SWINDON, England, February 29, 2012 /PRNewswire/ --
The National Trust has revealed that bookings of its working holidays are up 50% on this time last year.
The activity programme, celebrating its 45th year, runs over 300 breaks offering the opportunity to get out in the fresh air and play a vital part in conserving the country's natural legacy.
The wide variety of activities include surfing while repairing footpaths in Devon, planting trees and photographing the wonders of Snowdonia or dry-stone walling alongside Hadrian's Wall in Northumbria.
The Trust's Head of Holidays, Marianne Wanstall, said: "This increase in bookings is fantastic news. Our working holidays are not just an amazing opportunity to learn new skills but see behind the scenes of the National Trust, meet new people and enjoy unique experiences. The volunteering work ensures that our special places remain open, relevant and accessible."
As growing numbers of Britons choose to holiday at home amid the economic downturn, National Trust working holidays in the UK also provide great value for money, with seven night breaks available including accommodation, all activities and meals.
New additions in 2012 include a farming holiday which involves hands on experience of all aspects of farming with management of cattle, pigs and even emus. Families are also well catered for with some new holidays offering child friendly activities such as sand sculpture competitions, beach cleaning and orienteering.
Marianne Wanstall added: "We're really focused on providing unique experiences; our most popular choices are those with activities at their core, such as cycling, surfing, sailing, bush craft or photography. One of the real positives is the range of participants, from young to old, and we're delighted that there's been a major growth in our family holiday packages."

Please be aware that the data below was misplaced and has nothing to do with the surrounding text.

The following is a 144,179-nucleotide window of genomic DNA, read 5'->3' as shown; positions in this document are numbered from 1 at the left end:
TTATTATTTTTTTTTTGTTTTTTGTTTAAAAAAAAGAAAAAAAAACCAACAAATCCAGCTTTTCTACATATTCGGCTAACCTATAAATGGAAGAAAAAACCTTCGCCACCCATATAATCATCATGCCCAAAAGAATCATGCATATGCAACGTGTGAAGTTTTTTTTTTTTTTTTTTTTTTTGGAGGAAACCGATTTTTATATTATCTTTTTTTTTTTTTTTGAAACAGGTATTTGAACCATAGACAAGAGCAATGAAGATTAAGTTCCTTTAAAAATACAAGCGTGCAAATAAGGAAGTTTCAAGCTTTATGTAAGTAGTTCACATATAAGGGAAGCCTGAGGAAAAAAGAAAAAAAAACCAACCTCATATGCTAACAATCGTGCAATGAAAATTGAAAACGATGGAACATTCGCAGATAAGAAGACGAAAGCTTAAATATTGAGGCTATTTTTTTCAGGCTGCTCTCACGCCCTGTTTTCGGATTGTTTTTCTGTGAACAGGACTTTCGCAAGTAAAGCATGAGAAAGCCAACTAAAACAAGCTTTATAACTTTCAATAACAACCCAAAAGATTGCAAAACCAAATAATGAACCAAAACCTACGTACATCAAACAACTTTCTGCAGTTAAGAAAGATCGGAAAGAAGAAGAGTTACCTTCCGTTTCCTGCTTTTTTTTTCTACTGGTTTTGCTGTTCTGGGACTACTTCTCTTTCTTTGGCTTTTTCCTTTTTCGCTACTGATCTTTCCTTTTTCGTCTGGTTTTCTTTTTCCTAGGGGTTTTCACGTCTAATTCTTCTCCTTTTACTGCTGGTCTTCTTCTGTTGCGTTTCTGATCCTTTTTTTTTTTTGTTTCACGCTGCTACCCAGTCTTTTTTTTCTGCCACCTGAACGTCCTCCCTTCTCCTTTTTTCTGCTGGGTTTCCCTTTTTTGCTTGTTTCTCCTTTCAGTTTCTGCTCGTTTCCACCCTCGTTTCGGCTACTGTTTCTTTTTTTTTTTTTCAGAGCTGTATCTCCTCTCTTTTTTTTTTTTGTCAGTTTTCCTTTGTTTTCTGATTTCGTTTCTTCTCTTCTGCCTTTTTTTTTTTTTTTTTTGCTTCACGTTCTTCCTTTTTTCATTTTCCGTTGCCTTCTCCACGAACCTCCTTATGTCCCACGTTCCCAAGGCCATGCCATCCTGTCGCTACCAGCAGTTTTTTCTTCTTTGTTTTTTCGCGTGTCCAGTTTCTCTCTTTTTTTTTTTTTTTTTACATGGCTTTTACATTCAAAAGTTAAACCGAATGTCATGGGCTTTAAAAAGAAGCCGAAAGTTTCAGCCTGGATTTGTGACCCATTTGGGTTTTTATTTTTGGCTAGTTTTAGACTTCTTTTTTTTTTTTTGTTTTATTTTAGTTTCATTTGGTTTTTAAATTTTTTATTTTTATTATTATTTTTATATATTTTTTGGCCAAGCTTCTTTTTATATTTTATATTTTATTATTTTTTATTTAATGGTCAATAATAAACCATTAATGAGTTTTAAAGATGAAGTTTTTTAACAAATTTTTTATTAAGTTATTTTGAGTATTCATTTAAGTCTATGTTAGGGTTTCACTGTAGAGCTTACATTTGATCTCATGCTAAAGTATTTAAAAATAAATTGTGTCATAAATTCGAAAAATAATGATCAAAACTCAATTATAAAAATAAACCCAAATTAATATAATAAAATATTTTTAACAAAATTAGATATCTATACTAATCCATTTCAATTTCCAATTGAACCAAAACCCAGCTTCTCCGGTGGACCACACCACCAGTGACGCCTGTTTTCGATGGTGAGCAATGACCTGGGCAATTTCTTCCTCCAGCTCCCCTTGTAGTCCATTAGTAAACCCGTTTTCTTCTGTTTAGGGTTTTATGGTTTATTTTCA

With 60,000 regular volunteers across England, Wales and Northern Ireland, working holidaymakers join a huge tradition of volunteering with the National Trust.
Rob Clarke, holiday owner in the Lake District, said: "Working holidaymakers play a really valued role, giving up their time and skills to help us look after this special place. It's also fantastic to be involved with all the camaraderie and enjoyment that comes from the people taking part."
More information on the scheme can be found at http://www.nationaltrust.org.uk/workingholidays.
About The National Trust:
With more than 250,000 hectares of countryside and 710 miles of coastline across England, Wales and Northern Ireland there are plenty of opportunities to enjoy days out with the National Trust. The charity is one of the most important countryside conservation organisations in Europe. It promotes environmentally friendly practises and cares for the diverse and rare wildlife that lives on its land. It also looks after for more than 300 houses and gardens, from workers cottages to stately homes, preserving not only buildings but the stories of the people who lived there. The National Trust also offers a range of holidays and days out, including camping holidays. These spaces inspire the Trust's 4 million members, 61,000 volunteers and 5 million other visitors every year.
The National Trust
SOURCE The National Trust